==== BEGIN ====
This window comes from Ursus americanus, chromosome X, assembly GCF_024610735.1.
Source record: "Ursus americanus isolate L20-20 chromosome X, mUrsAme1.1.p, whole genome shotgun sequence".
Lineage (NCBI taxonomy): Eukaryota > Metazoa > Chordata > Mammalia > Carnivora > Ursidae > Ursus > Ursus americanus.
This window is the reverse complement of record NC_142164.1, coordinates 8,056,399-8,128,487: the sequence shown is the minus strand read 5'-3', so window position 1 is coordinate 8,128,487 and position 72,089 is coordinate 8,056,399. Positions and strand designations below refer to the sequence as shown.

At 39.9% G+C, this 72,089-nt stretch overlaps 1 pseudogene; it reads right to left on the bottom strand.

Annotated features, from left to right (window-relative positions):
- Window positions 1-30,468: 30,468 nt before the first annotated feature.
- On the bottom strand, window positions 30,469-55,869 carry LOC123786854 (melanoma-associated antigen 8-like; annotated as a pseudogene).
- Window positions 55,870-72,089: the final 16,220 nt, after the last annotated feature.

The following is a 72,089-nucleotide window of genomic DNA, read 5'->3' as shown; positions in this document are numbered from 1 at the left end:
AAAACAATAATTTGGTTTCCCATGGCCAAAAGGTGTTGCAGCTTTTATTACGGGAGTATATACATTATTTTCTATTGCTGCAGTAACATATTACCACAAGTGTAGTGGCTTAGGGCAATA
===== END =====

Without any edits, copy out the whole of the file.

This window comes from Ursus americanus, chromosome X, assembly GCF_024610735.1.
Source record: "Ursus americanus isolate L20-20 chromosome X, mUrsAme1.1.p, whole genome shotgun sequence".
Lineage (NCBI taxonomy): Eukaryota > Metazoa > Chordata > Mammalia > Carnivora > Ursidae > Ursus > Ursus americanus.
This window is the reverse complement of record NC_142164.1, coordinates 8,056,399-8,128,487: the sequence shown is the minus strand read 5'-3', so window position 1 is coordinate 8,128,487 and position 72,089 is coordinate 8,056,399. Positions and strand designations below refer to the sequence as shown.

At 39.9% G+C, this 72,089-nt stretch overlaps 1 pseudogene; it reads right to left on the bottom strand.

Annotated features, from left to right (window-relative positions):
- Window positions 1-30,468: 30,468 nt before the first annotated feature.
- On the bottom strand, window positions 30,469-55,869 carry LOC123786854 (melanoma-associated antigen 8-like; annotated as a pseudogene).
- Window positions 55,870-72,089: the final 16,220 nt, after the last annotated feature.

The following is a 72,089-nucleotide window of genomic DNA, read 5'->3' as shown; positions in this document are numbered from 1 at the left end:
AAAACAATAATTTGGTTTCCCATGGCCAAAAGGTGTTGCAGCTTTTATTACGGGAGTATATACATTATTTTCTATTGCTGCAGTAACATATTACCACAAGTGTAGTGGCTTAGGGCAATA